Nowadays, there is a lot of evidence that shows social support has various short- and long-term effects on individuals’ physical and mental health and wellbeing due to its beneficial impacts (either directly or by stress buffer effect). Various studies point out the role of social support in health, wellbeing, and mitigating negative effects of stressful conditions and feeling lonely (loneliness) in older adults [1,2,3,4,5,6,7,8,9]. As a vital factor in people’s health, social support highlights the social aspect of humans [10]. Different resources such as friends, family, and society can offer social support whenever the person needs it [11, 12]. Generally, social support has three components: 1) the source of support, 2) satisfaction with the support, and 3) the type of support [12]. It also has four types: emotional support consisting of love, sympathy, care, and understanding; instrumental support, which provides material needs such as food; informational support involving information or suggestions for getting along with difficulties and hardships; appraisal support, which provides information facilitating self-assessment or affirming the person’s appropriateness of behavior or performance [12,13,14].

Perceived social support evaluates the individual’s perception of support, regardless of having received the support or not [15]. The perceived social support plays a crucial role in older adults’ lives; as people grow old, its importance increases progressively [16]. So, reasonably, social support has been greatly emphasized in the comprehensive geriatric assessment [11]. On the other hand, the shortage of social support is considered a modifiable risk factor that can be compensated through different interventions [11, 17, 18]. However, precise measurement is necessary before one can intervene in social support status.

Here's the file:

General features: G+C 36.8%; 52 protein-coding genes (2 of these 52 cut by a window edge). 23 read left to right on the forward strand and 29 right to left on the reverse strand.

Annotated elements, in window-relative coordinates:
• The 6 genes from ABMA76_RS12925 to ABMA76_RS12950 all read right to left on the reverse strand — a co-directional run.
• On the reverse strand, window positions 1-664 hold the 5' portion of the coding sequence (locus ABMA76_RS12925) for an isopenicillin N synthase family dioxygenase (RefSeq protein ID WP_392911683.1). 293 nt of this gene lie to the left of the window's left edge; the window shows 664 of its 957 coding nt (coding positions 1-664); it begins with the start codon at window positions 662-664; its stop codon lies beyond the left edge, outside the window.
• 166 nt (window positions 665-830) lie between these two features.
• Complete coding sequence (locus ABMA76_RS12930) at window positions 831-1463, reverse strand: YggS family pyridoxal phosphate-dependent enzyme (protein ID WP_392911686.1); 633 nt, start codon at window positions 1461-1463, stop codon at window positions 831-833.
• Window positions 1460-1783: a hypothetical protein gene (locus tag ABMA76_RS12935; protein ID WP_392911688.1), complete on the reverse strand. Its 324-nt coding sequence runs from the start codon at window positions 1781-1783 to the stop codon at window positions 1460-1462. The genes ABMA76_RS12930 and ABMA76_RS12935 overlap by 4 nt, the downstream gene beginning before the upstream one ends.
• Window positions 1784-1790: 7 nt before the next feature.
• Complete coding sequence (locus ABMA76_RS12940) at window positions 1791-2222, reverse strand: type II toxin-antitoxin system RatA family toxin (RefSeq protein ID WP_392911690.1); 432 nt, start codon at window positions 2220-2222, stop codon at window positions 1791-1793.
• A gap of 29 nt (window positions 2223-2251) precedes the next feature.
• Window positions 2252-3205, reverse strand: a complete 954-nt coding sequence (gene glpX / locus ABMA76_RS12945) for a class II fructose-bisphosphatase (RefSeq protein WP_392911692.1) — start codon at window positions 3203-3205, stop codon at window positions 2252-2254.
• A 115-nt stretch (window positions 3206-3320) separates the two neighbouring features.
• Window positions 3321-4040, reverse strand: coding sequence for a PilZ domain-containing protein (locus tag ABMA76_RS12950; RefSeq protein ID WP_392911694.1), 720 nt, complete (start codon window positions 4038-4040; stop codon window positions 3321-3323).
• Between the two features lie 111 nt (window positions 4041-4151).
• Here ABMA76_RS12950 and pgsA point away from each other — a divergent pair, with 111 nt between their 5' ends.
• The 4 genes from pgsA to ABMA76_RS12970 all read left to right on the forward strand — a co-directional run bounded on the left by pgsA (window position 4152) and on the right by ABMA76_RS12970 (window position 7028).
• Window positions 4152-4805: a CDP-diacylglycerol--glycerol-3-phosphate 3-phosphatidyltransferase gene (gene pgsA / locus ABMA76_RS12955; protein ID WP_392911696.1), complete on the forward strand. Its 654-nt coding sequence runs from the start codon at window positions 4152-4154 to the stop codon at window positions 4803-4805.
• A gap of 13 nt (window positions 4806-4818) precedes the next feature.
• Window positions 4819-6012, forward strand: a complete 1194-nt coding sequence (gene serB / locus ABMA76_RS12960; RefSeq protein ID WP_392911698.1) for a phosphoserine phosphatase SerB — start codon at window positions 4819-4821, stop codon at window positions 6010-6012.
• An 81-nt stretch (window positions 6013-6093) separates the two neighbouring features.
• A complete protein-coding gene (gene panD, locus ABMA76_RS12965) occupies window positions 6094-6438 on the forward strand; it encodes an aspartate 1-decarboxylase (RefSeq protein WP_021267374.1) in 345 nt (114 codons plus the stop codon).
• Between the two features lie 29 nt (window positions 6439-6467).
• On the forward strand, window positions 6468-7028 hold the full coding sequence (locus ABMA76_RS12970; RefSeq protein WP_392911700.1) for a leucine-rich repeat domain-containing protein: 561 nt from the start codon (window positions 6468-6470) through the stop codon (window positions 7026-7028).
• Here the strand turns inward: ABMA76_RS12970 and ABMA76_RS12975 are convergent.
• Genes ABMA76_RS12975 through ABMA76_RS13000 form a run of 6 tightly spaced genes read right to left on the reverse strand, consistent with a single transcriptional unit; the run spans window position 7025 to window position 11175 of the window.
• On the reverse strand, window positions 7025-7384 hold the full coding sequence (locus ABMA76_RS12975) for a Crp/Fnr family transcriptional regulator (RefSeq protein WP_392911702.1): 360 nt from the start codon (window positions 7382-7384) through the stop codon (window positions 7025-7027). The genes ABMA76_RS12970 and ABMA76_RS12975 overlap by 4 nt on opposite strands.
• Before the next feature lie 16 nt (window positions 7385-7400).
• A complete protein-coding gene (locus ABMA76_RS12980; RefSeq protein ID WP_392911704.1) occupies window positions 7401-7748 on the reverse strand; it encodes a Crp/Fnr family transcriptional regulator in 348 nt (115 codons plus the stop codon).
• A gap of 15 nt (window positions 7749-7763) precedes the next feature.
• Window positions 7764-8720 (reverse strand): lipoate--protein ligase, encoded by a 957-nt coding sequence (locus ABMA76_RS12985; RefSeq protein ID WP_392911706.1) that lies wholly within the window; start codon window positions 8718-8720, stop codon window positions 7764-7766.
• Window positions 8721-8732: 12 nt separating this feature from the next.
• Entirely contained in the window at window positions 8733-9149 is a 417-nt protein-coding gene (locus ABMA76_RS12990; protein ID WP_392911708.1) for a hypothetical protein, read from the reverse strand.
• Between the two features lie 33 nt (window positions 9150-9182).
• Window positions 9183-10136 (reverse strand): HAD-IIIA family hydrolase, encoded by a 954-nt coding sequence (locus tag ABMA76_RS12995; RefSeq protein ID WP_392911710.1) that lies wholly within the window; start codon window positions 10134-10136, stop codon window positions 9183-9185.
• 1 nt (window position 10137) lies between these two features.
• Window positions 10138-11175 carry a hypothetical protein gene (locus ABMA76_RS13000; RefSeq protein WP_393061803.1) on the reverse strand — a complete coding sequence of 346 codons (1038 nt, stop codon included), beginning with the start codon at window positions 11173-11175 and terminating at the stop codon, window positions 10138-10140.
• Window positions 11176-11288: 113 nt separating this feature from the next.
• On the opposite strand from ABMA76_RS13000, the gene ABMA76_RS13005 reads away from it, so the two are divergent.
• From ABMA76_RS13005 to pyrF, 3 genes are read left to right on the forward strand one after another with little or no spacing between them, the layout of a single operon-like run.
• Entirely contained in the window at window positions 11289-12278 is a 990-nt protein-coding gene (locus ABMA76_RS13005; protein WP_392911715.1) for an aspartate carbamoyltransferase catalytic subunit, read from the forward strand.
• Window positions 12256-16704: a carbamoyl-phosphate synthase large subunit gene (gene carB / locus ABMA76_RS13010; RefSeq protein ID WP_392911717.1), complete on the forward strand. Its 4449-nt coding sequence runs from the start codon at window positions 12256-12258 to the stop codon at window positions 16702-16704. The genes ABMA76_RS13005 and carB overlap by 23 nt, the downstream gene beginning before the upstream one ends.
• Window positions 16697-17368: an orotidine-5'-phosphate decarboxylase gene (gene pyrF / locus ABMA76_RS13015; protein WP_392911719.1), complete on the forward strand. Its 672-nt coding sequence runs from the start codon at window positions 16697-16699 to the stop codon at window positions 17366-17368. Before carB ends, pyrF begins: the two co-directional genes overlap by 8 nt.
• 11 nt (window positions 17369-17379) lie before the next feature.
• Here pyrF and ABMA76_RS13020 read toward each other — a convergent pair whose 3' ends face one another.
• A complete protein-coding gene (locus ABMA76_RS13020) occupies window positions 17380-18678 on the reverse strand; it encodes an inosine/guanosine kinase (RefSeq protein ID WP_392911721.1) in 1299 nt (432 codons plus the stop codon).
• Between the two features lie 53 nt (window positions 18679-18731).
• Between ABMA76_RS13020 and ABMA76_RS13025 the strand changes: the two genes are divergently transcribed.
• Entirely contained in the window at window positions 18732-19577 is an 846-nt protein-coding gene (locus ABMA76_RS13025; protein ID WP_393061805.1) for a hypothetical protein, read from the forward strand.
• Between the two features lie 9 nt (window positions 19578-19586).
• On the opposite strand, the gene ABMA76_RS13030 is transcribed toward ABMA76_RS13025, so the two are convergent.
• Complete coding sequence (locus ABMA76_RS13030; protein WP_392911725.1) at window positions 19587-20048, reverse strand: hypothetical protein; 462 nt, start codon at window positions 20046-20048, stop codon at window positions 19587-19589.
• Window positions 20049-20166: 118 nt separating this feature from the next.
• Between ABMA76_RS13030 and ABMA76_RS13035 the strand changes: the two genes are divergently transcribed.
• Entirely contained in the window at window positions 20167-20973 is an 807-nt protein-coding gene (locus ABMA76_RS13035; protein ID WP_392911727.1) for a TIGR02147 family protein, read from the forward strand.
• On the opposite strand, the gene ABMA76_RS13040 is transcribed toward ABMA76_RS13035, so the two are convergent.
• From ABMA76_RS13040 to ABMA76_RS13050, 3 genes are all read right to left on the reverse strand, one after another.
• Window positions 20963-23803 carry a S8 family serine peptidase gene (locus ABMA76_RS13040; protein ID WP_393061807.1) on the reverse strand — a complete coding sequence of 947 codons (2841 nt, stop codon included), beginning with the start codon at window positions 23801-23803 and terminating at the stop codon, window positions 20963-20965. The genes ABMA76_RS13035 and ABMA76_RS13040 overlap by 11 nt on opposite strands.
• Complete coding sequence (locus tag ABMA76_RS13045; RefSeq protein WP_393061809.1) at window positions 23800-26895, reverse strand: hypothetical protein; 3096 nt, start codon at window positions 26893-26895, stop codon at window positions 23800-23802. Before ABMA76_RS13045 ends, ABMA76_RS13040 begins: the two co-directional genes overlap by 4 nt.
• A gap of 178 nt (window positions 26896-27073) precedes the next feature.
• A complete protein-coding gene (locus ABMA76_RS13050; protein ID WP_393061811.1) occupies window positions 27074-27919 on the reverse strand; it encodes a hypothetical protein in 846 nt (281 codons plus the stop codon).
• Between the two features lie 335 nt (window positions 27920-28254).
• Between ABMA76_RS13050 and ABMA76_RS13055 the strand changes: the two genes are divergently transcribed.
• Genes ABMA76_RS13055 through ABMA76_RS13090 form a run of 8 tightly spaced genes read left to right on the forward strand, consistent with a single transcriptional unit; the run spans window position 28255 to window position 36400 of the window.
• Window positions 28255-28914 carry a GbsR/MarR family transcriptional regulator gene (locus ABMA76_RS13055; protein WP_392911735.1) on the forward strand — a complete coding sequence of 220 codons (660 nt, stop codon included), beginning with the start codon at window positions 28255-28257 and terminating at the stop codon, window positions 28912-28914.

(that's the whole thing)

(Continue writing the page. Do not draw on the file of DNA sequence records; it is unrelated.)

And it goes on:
Generally, social support is a meta-construct concept that lacks a unique definition and measurement method [18]. Various measuring scales have been designed due to the broad concept of social support, diverse components, and lack of a unique definition [13]. Some of these scales are used for the older adults’ population, including Norbeck Social Support Questionnaire (NSSQ) [19], interview schedule for social interaction [20], Social Support Questionnaire [21], and Multidimensional Scale of Perceived Social Support [22].

The Medical Outcomes Study Social Support Survey (MOS-SSS) is a widely used scale in assessing social support [23]. It is a 20-item scale with four components, developed by Sherbourne and Stewart in 1991, and was first validated and confirmed among 2987 patients with chronic disease [13]. The validity of this questionnaire has been confirmed on both sick [11, 17, 24,25,26] and healthy populations in various studies, too [23, 27,28,29,30]. Also, this questionnaire has been translated into other languages (such as Portuguese, Brazilian, Malaysian, Arabic, French, Chinese, Spanish, and Persian), and its psychometric properties have been evaluated in several studies, which have shown its proper characteristics [17, 24,25,26,27, 30, 31]. A review study conducted by Nazari et al. to assess the psychometric properties of the perceived social support scales indicated that the MOS-SSS survey was the finest questionnaire for use among older adults [18]. Another advantage of this questionnaire is having short and comprehensible items [11, 28]. The lack of items with reverse scoring is another positive feature of the MOSS-SSS survey, which reduces the errors in responses of individuals with lower education [28]. Since the original version of this questionnaire may exhaust the examinee due to a large number of items, several studies have applied the abbreviated forms of 8 items [11, 17, 29, 32], 6 items [23], 5 items [33,34,35,36,37,38,39], and 4 items [28] of this questionnaire. The abbreviated forms of this questionnaire also benefit from desirable psychometric features. Also, they are more suitable to be used among older adults because of fewer items, particularly in cases where several scales are to be used in a study [29]. The MSSS-5-item, an abbreviated version of the MOS-SSS, was designed by Ritvo et al. [40]. Ritvo et al. applied the MSSS-5-item in the Multiple Sclerosis Quality of Life Inventory (MSQLI) (α = 0.88) [40]. It also had good reliability in the older adults suffering from Multiple Sclerosis (α = 0.77) [33].

Based on our investigations, psychometric evaluation of the Modified MOS Social Support Survey 5-item has not been conducted so far. This questionnaire is suitable for use in the elderly population due to its briefness and comprehensibility; thus, the current study was developed to evaluate psychometric properties of the MSSS 5-item questionnaire among the Iranian older adults.